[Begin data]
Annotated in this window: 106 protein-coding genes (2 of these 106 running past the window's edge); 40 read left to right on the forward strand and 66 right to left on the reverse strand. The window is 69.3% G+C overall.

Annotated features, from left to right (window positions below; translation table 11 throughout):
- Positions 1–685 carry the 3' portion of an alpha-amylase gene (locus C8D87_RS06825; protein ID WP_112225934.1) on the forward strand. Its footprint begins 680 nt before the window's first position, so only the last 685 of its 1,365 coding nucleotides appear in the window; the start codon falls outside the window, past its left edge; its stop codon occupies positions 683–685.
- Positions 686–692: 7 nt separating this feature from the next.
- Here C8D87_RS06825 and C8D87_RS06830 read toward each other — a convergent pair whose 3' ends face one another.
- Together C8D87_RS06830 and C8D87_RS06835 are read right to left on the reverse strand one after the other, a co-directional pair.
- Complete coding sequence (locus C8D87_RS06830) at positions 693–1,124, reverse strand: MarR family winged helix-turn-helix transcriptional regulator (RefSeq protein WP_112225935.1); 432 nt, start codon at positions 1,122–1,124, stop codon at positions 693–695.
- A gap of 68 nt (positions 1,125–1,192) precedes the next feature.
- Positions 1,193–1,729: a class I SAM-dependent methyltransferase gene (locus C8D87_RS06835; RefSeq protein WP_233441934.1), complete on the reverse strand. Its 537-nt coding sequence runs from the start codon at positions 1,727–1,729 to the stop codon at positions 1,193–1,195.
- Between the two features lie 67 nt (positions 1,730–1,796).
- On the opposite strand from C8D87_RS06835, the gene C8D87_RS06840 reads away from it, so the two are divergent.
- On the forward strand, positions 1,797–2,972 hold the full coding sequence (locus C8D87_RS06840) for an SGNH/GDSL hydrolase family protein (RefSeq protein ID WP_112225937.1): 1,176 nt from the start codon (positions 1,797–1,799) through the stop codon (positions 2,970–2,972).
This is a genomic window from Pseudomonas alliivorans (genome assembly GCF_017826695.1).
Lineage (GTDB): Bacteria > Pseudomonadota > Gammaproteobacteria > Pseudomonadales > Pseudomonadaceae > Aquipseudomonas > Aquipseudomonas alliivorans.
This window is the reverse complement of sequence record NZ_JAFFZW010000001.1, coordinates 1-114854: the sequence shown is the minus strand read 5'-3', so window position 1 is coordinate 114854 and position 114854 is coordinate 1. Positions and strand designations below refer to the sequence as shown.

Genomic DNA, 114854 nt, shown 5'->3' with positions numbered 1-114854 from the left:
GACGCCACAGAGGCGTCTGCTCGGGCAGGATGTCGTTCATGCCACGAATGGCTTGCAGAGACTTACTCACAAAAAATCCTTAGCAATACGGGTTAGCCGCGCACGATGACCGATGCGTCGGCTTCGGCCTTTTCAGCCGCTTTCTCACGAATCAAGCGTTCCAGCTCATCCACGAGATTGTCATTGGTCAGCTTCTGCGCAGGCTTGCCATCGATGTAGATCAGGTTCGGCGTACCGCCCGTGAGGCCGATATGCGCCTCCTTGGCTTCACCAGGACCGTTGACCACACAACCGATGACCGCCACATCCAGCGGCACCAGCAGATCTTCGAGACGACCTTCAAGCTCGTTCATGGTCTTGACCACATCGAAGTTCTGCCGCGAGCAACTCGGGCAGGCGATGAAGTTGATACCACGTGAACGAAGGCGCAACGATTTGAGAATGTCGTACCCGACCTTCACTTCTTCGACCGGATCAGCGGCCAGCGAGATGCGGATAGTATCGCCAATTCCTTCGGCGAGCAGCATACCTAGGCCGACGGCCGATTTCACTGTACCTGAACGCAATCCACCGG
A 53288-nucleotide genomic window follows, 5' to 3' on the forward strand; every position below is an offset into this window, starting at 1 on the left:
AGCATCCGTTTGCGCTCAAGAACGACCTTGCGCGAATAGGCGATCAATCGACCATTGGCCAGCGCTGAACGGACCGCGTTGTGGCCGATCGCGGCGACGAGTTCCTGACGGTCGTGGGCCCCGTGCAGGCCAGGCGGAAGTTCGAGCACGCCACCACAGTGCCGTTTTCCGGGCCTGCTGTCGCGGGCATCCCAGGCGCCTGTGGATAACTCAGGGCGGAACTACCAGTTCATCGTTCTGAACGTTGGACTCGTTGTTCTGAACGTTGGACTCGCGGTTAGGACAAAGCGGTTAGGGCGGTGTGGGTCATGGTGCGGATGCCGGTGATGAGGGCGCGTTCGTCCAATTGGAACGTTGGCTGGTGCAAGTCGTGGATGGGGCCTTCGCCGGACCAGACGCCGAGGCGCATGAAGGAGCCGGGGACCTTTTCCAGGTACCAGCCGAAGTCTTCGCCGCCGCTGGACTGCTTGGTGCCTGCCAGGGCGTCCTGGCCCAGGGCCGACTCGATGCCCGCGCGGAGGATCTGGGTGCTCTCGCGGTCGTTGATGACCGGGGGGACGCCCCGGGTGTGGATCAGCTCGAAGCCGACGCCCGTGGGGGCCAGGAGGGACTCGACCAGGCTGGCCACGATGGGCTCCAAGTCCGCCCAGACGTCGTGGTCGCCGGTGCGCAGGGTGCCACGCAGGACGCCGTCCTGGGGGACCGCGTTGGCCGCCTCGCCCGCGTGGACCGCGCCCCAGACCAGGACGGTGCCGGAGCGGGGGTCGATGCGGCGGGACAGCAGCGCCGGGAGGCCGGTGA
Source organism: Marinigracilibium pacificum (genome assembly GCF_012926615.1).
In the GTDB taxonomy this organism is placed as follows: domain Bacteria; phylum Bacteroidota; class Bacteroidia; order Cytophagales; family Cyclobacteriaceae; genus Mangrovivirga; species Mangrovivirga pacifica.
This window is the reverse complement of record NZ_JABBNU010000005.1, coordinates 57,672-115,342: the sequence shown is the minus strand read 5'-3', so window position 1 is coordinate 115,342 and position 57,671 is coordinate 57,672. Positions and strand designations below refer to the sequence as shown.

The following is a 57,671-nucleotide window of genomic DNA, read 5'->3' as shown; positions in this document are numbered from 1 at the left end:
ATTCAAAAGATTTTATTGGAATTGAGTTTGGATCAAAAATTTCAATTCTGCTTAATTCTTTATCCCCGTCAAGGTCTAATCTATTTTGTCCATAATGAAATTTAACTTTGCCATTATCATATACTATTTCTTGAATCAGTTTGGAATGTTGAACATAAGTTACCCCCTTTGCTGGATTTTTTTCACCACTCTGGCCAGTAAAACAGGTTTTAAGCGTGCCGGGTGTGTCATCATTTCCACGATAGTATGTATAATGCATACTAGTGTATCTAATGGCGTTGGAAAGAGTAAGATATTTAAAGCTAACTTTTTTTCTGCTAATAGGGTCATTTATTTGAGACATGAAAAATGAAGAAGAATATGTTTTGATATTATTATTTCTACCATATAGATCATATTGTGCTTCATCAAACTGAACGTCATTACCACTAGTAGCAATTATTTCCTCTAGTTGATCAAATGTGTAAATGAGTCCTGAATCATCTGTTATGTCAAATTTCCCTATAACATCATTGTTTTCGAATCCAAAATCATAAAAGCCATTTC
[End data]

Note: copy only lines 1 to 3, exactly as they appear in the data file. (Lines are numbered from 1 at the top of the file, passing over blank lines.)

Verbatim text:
Annotated in this window: 106 protein-coding genes (2 of these 106 running past the window's edge); 40 read left to right on the forward strand and 66 right to left on the reverse strand. The window is 69.3% G+C overall.

Annotated features, from left to right (window positions below; translation table 11 throughout):
- Positions 1–685 carry the 3' portion of an alpha-amylase gene (locus C8D87_RS06825; protein ID WP_112225934.1) on the forward strand. Its footprint begins 680 nt before the window's first position, so only the last 685 of its 1,365 coding nucleotides appear in the window; the start codon falls outside the window, past its left edge; its stop codon occupies positions 683–685.